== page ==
A little more than an hour after the entire Kansas football team celebrated its last-second victory over Texas Tech with a swarm of fans on the turf Saturday night at David Booth Kansas Memorial Stadium, quarterback Carter Stanley tried his best to recall the “blur” of the frenzied scene to reporters when a shout from the hallway interrupted him.
“He’s a stud!” offensive coordinator Brent Dearmon shouted in the direction of Stanley, following the senior’s 415-yard performance in a 37-34 KU win.
Stanley wasn’t feeling worthy of much acclaim early on against the Red Raiders. The Kansas offense that looked so modern and explosive a week earlier at Texas was nowhere to be found for much of the first half.
“I’d say 90% of it was me,” said Stanley of KU’s flat start, as Tech built a 17-0 lead. “I felt great before the game, felt great in warmups.”
All of that changed for the 6-foot-2, 198-pound QB from Vero Beach, Fla., on the first snap of the night.
“I’m just kind of pissed at myself for not moving on on that first play,” Stanley said of throwing an interception on KU’s opening snap, instead of setting a tone in the opposite direction.
Stanley, who would go on to finish 26-for-37 through the air, with three touchdowns, said he failed to go into a second progression as he locked in on junior receiving target Andrew Parchment.
“It was kind of a force there,” Stanley said.
It took some time and assistance for him to recover.
“Something just kind of felt weird,” the QB said of the early stages, before KU rallied, and finished with 527 yards of offense, averaging 7.6 yards per snap. “It’s not that the looks were different that they were giving us. But I just felt kind of a little bit off. My teammates helped me get back into it, my coaches helped me get back into it, and we played some great team ball tonight.”
Even though Tech (3-5 overall, 1-4 Big 12) mostly kept KU running back Pooka Williams Jr. contained, the Jayhawks kept handing him the ball early.
After four uneventful offensive possessions, the Jayhawks (3-5, 1-4) found themselves down 17-0. It was at that time that KU had committed enough to Williams and the run that Dearmon finally was able to modify the play-calling and expose a weakness.
“It’s a great feeling when every time we go to the sidelines and we talk about adjustments and one of them is just chuckin' bombs,” a grinning Stanley said after hitting Stephon Robinson Jr. for chunk yardage gains of 53, 48 and 65 yards, and connecting with Andrew Parchment on a 70-yarder. “That’s pretty sweet. So that’s cool. This offense just has so many different components to it, which is incredible.”
According to Parchment (seven catches, 109 yards, TD), KU’s receivers viewed it as their responsibility to help Stanley recover and get the offense rolling.
“Receivers have got to go out there and make plays,” Parchment said on a night that Kwamie Lassiter II (75 yards) led the Jayhawks with eight catches and Robinson torched Tech for six receptions, 186 yards and a pair of long TDs. “We don’t look for Carter to be Peyton Manning. We don’t look for Carter to be Tom Brady. We just ask him to put it in our area, and it’s our job to come down with the ball. That’s the type of pressure that we want on us as receivers. Anytime the ball’s in the air, it’s our job to go attack the football. I feel like we keep doing that we’ll be in good position.”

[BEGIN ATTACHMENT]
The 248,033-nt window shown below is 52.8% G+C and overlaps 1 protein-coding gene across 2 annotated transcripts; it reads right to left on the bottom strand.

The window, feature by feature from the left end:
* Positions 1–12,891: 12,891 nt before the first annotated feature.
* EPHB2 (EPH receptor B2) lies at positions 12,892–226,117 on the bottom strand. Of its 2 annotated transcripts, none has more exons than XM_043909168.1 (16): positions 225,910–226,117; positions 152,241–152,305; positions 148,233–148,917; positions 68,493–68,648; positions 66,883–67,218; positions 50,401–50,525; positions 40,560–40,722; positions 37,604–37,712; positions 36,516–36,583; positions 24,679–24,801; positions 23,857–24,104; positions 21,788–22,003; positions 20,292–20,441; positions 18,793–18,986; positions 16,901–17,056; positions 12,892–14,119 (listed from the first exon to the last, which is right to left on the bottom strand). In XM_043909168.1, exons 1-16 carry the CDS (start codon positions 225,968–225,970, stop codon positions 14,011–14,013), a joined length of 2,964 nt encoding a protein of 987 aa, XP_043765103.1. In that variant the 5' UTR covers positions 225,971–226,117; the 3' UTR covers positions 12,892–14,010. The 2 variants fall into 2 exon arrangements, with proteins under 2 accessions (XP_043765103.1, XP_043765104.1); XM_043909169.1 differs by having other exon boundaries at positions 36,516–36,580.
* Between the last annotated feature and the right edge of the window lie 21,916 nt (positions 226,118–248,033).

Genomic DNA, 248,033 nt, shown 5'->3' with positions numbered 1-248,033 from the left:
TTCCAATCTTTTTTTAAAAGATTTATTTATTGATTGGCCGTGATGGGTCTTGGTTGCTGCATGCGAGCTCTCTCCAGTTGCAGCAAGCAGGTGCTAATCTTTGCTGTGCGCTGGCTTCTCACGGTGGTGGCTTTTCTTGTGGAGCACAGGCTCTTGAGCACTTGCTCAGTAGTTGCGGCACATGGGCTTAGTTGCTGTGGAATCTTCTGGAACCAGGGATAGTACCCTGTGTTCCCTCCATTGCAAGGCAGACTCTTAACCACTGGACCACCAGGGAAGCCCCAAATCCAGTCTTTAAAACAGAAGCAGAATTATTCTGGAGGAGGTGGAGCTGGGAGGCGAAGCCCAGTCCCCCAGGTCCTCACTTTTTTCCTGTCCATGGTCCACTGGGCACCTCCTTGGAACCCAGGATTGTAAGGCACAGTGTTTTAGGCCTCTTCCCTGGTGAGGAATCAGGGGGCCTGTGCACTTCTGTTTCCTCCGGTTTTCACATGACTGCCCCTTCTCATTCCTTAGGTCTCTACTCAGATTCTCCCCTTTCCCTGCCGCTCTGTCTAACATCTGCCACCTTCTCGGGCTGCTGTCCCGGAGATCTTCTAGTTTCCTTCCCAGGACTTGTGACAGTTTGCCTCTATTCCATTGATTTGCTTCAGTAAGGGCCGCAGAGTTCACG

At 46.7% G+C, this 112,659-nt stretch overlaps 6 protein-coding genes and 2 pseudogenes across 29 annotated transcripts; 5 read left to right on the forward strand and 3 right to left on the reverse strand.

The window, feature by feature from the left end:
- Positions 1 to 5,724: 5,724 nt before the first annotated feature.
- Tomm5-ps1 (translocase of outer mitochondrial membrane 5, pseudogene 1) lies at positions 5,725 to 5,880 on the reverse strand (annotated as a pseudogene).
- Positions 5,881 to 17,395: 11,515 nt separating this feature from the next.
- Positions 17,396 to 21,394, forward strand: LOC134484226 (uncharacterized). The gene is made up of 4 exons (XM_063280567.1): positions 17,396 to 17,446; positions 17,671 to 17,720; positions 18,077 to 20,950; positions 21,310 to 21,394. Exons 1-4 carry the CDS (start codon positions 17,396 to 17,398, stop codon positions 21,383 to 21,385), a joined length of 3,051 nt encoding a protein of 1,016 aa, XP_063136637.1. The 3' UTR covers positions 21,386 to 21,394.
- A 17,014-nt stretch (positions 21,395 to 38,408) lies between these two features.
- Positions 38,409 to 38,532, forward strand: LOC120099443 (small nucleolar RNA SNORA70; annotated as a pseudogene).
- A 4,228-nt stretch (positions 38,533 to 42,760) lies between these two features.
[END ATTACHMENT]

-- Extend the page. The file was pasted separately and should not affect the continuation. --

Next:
Though always confident, KU’s receivers had to practice some patience as the offense settled in. Parchment said Tech’s secondary forced KU to run the ball early.
“They were playing deep, I feel like sometimes they were double, triple teaming, me, Steph, as well,” Parchment said. “We really couldn’t do anything down the field, so we were forced to run the ball. I’m just happy that we ran the ball enough for them to change it up and we could attack the ball deep again.”
The recovery and clutch victory pleased KU’s head coach, Les Miles, who said the rush of fans during the postgame hysteria on the field nearly left him “squished.”
“There was a pack of people out there. Great fun,” a beaming Miles added.
“We've got a good team,” Miles went on to say. “We've just got to play consistently that way for the length of time of the game, and we will be very happy.”
In the midst of a very different postgame vibe seven days earlier, several Jayhawks spoke optimistically about the remainder of the season, following a 50-48 loss at Texas. The B-word — bowl — was even brought up, with five games left on the schedule.
Box score: Kansas 37, Texas Tech 34 ( .PDF )
Now that KU is down to four and began the stretch with a dramatic victory, the Jayhawks must win three more times to attain automatic postseason eligibility.
Stanley was asked late Saturday night whether a bowl appearance was realistic for the Jayhawks.
“One hundred percent. Yeah,” Stanley replied.
“I mean, this team, we’re more than capable of being a bowl team. We’ve known that since before these coaches got hired,” Stanley said. “I can’t have more confidence than I do right now in the guys in that locker room. They’re a special group. These coaches are incredible. And really, it truly comes down to, the saying is pretty cliche, but it’s about us. If we execute, if we play our best ball and get out there and execute these last four games, we’ll be in a bowl.”
KU hosts rival Kansas State (5-2, 2-2) next Saturday.
In the weeks that follow a Nov. 9 bye, the Jayhawks travel to Oklahoma State and Iowa State, before wrapping up the schedule in Lawrence against Baylor.